|INDIANA STATE AFL-CIO|
WRTV: Could Right to Work Backfire on Republicans?
Could 'Right-To-Work' Backfire On Republicans?
POSTED: 4:34 pm EST November 11, 2011
INDIANAPOLIS -- Indiana Republicans seem determined to push ahead with a so-called "right-to-work" law in the next legislative session, but the experiences of a neighboring state may cause them to rethink their strategy.
Earlier this week in Ohio, voters overwhelmingly repealed a new law that Republican Gov. John Kasich had championed to drastically reduce the collective bargaining rights of public sector employees.
Indiana union leaders said right-to-work legislation, which would prohibit workers from being forced to join unions or pay fees, is equally anti-labor and could effectively eliminate collective bargaining.
"What Ohio shows us is that, overwhelmingly, these attacks on working families are not what people tried to vote for in 2010," said Indiana AFL-CIO President Nancy Guyott. "They weren't things, as the governor here has said, that people campaigned on, and this isn't the change that people were hoping for."
But some business leaders believe Republicans have less to fear from labor than in the past because the unionized percentage of the workforce has shrunk so much.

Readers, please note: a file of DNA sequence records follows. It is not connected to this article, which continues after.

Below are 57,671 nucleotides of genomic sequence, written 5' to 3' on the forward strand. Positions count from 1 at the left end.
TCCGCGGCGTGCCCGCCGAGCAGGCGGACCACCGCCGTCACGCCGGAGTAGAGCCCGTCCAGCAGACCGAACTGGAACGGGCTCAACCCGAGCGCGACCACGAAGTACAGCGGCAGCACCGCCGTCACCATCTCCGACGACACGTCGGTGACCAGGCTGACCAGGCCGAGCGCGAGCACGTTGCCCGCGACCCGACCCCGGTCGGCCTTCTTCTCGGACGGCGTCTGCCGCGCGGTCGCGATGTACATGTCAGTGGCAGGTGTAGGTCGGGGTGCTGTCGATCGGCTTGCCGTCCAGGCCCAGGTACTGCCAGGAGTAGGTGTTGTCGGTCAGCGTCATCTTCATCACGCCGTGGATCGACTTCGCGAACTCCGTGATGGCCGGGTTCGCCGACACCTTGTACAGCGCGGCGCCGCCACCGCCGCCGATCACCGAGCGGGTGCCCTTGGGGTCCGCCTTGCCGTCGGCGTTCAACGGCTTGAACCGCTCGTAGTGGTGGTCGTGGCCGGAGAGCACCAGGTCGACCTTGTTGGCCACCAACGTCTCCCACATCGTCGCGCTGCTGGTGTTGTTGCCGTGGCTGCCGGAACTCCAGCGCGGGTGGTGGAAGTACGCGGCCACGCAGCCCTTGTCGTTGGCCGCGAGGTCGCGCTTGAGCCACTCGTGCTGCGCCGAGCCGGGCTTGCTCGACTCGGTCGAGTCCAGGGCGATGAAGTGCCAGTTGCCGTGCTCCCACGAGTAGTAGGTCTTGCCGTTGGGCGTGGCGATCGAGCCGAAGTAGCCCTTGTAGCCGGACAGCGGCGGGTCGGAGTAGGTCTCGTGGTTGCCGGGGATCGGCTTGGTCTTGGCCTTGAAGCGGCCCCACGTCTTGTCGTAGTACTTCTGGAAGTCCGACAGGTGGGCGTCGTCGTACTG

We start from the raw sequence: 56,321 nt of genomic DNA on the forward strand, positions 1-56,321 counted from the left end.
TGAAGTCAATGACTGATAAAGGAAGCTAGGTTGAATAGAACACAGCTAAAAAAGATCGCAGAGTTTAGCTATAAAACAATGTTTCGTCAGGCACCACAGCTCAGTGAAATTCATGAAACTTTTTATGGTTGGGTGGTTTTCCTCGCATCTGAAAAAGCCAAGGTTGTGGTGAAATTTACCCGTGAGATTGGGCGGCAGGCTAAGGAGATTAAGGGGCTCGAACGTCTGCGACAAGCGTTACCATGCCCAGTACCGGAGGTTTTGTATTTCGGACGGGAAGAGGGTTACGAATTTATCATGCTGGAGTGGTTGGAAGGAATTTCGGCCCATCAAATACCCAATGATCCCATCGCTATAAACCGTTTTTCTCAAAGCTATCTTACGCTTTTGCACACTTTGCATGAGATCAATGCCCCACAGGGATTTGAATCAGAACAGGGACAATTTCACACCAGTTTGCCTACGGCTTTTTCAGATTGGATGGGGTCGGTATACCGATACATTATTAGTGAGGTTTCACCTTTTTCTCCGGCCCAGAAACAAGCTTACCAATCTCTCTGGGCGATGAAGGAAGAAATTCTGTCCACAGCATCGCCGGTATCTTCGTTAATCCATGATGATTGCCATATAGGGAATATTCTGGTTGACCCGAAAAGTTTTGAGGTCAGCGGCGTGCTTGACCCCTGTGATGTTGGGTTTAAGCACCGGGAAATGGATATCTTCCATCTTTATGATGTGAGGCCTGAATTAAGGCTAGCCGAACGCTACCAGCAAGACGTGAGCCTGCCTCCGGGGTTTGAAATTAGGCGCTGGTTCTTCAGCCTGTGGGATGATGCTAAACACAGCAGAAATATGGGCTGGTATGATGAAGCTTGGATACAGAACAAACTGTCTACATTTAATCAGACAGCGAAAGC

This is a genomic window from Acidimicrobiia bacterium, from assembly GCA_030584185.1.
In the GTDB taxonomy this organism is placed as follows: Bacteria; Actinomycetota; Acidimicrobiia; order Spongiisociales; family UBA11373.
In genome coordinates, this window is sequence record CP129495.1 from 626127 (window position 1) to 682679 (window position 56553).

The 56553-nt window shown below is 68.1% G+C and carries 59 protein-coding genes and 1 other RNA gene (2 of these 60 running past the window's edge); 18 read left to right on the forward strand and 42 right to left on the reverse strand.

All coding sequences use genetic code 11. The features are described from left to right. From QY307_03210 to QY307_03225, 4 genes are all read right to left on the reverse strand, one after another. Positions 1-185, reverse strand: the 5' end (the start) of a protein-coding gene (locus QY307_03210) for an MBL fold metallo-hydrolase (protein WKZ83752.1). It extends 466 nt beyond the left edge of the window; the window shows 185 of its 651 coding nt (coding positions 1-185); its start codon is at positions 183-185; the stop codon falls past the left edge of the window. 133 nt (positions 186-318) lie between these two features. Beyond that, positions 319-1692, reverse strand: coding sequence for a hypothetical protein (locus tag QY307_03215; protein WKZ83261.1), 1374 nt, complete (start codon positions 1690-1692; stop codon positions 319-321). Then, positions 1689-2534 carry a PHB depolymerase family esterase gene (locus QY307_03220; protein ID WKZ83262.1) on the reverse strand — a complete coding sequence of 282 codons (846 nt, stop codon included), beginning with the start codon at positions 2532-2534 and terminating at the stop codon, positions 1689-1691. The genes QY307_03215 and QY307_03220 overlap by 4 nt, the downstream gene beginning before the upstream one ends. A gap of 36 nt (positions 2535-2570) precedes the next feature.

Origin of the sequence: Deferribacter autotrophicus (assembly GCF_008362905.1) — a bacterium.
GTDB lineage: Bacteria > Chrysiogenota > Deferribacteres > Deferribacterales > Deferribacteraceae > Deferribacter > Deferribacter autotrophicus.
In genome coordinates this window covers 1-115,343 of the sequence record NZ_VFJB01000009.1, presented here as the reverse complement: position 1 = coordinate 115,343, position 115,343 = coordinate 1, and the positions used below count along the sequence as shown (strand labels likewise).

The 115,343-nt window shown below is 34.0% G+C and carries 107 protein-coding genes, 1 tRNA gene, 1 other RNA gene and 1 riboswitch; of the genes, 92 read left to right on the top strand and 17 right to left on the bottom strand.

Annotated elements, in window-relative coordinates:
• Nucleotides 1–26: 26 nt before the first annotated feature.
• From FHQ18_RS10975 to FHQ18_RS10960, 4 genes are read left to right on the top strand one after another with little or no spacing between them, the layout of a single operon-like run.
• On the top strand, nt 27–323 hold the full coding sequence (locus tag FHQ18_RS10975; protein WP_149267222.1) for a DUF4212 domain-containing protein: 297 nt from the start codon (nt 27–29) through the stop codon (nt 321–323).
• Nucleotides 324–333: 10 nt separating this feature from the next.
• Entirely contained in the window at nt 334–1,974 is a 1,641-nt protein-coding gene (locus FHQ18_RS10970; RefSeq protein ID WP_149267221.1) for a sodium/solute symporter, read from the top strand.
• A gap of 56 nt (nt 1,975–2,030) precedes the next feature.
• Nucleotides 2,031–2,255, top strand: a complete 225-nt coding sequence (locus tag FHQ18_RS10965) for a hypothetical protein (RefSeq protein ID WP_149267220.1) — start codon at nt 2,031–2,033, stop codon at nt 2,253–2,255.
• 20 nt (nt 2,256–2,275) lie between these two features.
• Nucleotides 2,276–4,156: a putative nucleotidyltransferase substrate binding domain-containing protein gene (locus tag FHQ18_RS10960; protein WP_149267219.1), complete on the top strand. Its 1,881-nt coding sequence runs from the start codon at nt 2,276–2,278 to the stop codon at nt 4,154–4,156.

"Last time we had something big in the Statehouse was 1995," said Pat Kiely, president of the Indiana Manufacturers Association. "Since then, unions have lost 167,000 members in Indiana, almost 37 percent of their membership, so the private sector union employees in the state are a small minority."
But Margaret Ferguson, a political science professor at Indiana University Purdue University-Indianapolis, said she believes Indiana Republicans should learn from the Ohio vote, which saw most non-union demographic segments rejecting the governor's law.
"I think it was an example of the governor overreaching," Ferguson said. "I think often a new majority will do that, and I think our General Assembly would probably do well to take a step back, because I think it might be unpopular. Again, it's not clear to me that they will, but I think they probably ought to."
One of the advantages that opponents of the Ohio law had was that that state allows citizens to petition to put initiatives on the ballot. That's how they were able to repeal the new law.
In Indiana, there's no way to repeal a legislative action. But angry voters can still toss out lawmakers who do things they don't like.
In 1995, a new Republican House majority passed a law to cut wages on government construction projects, despite tens of thousands of workers demonstrating against it, and they promptly lost their majority in the next election.
Republican House Speaker Brian Bosma declined to speak on right-to-work Friday, but said he would probably address the issue on Nov. 21, the day before the legislature's organizational meeting.
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